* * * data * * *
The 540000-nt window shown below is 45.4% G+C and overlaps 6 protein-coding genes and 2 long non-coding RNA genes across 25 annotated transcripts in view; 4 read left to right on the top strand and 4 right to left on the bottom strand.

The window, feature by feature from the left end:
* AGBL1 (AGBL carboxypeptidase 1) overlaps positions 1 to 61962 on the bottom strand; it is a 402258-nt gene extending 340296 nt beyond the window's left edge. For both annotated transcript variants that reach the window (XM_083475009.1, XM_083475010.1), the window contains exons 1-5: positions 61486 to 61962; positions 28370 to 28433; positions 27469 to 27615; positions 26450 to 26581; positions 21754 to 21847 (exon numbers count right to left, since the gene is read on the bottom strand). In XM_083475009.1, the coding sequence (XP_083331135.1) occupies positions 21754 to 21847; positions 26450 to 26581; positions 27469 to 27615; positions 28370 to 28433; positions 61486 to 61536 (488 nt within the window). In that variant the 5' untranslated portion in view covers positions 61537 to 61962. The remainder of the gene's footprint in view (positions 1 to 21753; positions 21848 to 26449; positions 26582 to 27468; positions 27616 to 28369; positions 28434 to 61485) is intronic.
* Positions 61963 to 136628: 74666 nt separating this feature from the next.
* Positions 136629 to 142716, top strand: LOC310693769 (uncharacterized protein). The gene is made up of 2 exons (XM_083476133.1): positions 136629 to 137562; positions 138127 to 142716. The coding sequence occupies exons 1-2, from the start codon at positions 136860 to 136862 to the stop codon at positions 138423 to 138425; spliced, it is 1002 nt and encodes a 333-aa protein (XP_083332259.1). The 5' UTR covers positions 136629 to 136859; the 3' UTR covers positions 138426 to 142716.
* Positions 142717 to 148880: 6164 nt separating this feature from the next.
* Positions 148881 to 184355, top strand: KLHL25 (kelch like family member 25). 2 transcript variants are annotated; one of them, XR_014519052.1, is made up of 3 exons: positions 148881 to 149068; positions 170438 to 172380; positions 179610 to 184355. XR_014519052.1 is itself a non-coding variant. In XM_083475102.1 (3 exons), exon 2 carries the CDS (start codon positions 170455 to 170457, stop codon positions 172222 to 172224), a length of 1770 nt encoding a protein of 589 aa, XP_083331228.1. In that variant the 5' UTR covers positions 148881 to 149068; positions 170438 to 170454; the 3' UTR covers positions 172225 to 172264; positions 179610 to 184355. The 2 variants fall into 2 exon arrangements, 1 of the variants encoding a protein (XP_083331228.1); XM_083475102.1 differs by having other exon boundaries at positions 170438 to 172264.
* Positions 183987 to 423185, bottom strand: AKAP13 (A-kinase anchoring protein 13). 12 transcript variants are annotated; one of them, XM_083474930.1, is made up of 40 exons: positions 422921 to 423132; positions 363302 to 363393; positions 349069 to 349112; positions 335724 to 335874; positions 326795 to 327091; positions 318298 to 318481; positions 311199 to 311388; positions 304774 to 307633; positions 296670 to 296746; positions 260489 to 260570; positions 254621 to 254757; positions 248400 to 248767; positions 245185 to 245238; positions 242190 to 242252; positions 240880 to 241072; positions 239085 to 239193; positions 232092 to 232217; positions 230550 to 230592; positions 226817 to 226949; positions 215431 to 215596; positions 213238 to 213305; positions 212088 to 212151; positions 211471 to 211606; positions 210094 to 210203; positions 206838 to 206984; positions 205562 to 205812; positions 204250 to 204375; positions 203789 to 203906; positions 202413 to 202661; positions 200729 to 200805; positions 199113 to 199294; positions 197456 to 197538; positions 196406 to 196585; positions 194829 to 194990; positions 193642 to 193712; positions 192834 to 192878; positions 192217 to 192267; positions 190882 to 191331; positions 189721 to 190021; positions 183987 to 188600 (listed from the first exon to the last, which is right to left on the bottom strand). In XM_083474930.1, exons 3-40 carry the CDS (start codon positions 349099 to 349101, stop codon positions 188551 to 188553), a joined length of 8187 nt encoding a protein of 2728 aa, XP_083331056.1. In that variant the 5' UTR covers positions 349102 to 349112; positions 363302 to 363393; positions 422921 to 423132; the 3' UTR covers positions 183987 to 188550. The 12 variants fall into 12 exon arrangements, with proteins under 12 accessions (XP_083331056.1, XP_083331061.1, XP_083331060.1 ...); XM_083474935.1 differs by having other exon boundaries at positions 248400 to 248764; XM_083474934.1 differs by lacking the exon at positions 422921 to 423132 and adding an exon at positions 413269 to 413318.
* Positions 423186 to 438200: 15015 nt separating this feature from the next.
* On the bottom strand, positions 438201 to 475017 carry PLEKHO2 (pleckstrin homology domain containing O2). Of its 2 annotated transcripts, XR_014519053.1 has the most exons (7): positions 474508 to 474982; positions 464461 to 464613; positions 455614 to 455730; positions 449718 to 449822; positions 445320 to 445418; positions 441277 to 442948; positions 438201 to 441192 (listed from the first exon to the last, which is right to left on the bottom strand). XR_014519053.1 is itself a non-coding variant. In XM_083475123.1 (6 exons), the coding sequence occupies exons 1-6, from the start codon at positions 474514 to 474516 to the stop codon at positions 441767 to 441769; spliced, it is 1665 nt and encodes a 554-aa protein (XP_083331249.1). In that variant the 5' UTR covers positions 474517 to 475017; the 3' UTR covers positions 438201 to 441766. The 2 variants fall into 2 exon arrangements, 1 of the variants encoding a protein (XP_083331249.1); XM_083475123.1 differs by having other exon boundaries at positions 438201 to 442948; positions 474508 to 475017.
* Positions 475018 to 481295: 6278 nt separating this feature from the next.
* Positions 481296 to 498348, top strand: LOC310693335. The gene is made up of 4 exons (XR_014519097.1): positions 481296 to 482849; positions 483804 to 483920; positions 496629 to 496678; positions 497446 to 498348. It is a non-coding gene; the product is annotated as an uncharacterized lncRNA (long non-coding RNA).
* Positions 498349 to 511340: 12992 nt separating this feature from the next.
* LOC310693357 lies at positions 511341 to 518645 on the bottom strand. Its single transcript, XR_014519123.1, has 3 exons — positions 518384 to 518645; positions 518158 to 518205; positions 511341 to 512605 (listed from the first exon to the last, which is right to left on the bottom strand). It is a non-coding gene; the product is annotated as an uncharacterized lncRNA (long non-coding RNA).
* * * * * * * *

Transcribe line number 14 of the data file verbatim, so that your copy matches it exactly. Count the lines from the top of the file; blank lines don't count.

* LOC310693357 lies at positions 511341 to 518645 on the bottom strand. Its single transcript, XR_014519123.1, has 3 exons — positions 518384 to 518645; positions 518158 to 518205; positions 511341 to 512605 (listed from the first exon to the last, which is right to left on the bottom strand). It is a non-coding gene; the product is annotated as an uncharacterized lncRNA (long non-coding RNA).